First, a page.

Created for Joyful Worship

In this lesson we'll explore worship as a way to express joy and gratitude.

Enhancer of Joy

Communal Worship

Duration

60 minutes

Lesson Developed by

Alaina Kleinbeck and Fred Edie

Goal

Created for Joyful Worship: But Which God Shall We Praise?

Tips to Prepare

  • Leaders should review this chapter, especially the section on cultural liturgies. They also may wish to read Smith’s Desiring the Kingdom. Smith’s writing is fascinating and accessible. His case study on the cultural liturgy of shopping at the mall is hilarious and illustrative (pp. 19-22). Leaders should also do their own reflecting on their community’s worship along the lines of this session before leading students through it. 
  • Leaders should ponder the extent to which their communal worship is characterized by joy. Joy does not look the same in every worshipping community. It may be restrained and elegant or bursting through the rafters. The session may offer the occasion to discuss the similarities and differences between joy and happiness.

Materials Checklist

  • Whiteboard or similar
  • Markers or chalk
  • Bibles

Purpose

 This session seeks to heighten students’ appreciation for how Christian worship invites them to be transformed through participation in divine joy. 

Objectives

 In this session, youth will:

  1. Participate in worshipful expressions of joy.
  2. Be challenged to notice how their culture promotes many opportunities for worship in the effort to solicit their deepest love, joy, and praise
  3. Discover a basic pattern for Christian Worship that leads to joy.

Further Study

Edie, Fred P. Book, Bath, Table and Time: Worship as Source and Resource for Youth Ministry. Cleveland: Pilgrim Press, 2007. An exploration of the formational potential of Christian worship for youth and how to promote it.

Edie, Fred P. “Pedagogies of Worship and Wonder.” In How Youth Ministry Can Change Theological Education-If We Let It. Edited by Kenda Dean and Christine Hearlson. Grand Rapids, MI: Eerdmans Press, 2016.

Edie, Fred P., editor. “Liturgy and Adolescents.” Liturgy 29, no.1: 2014. The entire issue is devoted to involving youth more deeply in the worship of God as well as what is at stake if we do not.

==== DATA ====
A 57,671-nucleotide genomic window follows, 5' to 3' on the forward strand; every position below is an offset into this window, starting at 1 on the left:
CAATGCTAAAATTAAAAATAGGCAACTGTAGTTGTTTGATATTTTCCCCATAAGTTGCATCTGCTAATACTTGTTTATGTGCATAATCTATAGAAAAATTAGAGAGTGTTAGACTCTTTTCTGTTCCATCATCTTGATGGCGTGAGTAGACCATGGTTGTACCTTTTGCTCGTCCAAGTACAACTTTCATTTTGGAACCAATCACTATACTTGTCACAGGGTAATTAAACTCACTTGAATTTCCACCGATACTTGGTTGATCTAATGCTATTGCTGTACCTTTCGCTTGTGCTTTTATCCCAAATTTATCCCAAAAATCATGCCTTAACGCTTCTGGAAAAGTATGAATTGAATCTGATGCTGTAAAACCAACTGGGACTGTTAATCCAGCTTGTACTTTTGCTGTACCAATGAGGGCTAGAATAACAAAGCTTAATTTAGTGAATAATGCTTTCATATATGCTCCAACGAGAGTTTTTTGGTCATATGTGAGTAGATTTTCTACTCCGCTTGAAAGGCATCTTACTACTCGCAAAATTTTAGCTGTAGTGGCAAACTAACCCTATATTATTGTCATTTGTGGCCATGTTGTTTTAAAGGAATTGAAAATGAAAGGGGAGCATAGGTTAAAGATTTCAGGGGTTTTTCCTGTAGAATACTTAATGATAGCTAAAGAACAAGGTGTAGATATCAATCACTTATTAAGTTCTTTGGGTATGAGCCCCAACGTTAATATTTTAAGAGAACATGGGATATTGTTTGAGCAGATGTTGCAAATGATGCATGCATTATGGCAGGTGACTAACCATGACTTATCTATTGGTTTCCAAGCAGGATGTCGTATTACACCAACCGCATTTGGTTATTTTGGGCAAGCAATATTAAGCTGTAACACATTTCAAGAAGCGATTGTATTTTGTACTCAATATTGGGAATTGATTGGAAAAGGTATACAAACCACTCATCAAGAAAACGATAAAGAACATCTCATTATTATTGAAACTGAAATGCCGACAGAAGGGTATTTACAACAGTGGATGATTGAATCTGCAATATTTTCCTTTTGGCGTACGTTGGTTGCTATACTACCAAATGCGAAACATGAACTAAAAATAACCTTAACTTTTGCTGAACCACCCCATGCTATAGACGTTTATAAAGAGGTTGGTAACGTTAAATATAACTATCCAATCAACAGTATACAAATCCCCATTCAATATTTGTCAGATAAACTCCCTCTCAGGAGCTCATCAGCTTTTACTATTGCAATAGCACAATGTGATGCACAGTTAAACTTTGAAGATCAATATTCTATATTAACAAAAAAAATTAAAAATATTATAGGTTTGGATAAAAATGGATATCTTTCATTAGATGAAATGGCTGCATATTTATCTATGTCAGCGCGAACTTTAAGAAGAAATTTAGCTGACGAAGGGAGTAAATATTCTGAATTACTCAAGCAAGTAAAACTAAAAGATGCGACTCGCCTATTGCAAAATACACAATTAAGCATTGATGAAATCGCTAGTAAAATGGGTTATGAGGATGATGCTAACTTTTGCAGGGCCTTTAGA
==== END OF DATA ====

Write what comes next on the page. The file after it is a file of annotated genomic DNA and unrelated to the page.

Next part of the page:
Hardesty, Brian, editor. Holy Things for Youth Ministry: Thirteen Practical Lessons. Cleveland: Pilgrim Press, 2010. Teaching Sessions for youth exploring the connections between worship and faithful Christian living.

Introduction for Leaders

This session could easily be extended into multiple sessions or a retreat. Many examples of cultural liturgies from Nazi propaganda spectacles to American state ceremonies to the Senior Prom are captured on film and await critical analysis by students. Individual pieces of the basic pattern  may be explored more deeply. Students could utilize the pattern to plan and lead a service of worship, then reflect together on their practice. 

Gather

Gather (5 minutes)

Opening Prayer: Psalm 100 

Light the candle. Invite all participants to pray the Psalm aloud together. Leaders should teach the group how to read the passage so as to emphasize the joy it expresses.  Artistically inclined leaders may also wish to provide simple gestures, rhythm, and/or musical accompaniment so that Psalm may be enacted, chanted, or sung. 

Introduction of Session 

Say: In this session we consider how Christian worship invites us to participate in the joy of God and then consider why that matters.

Greeting One Another

Teach students to exchange Christ’s peace using the hug and release method. 

Practice in pairs:

      Partner 1: “The Peace of Christ be with you!”

      Partner 2: “And also with you!”

      Together: Hug then Release

Repeat until all or most youth have had the opportunity to exchange peace with one another and with adult leaders.

Engage

Engage (40 minutes)

Activity 1: Recreating a Cultural Liturgy

If your group is large, divide students into small groups of 6 to 8. Give them the following assignment:

With your group, create a short skit resembling a highlights reel of a Friday night high school football game featuring all participants—band, cheerleaders, fans, and players. Your reel should include pregame and postgame activities in addition to the game itself. As a help in your planning, think about all the sights, sounds, tastes, smells, and actions that make up the event. Your highlight reel is limited to 60 seconds. Each of you will need to play multiple roles.

Allow the group(s) 10 or so minutes to create and practice then ask them to perform their skit(s) for the larger group or for the adult leaders

Activity 2: Liturgy “Mapping”

On white board or chart paper, create a chart like this:

Friday night football
Pre-Game
First Half
Second Half
Post-game
Leaders
Love and Loyalty
Desired Result

Ask the students to refer to their skits in order to fill in the game-related events in the Friday night football column with the corresponding sights, sounds, smells, tastes, and activities. For example, the Pre-Game might include announcing the players’ names, the national anthem, teams running onto the field, a school fight song, a coin toss.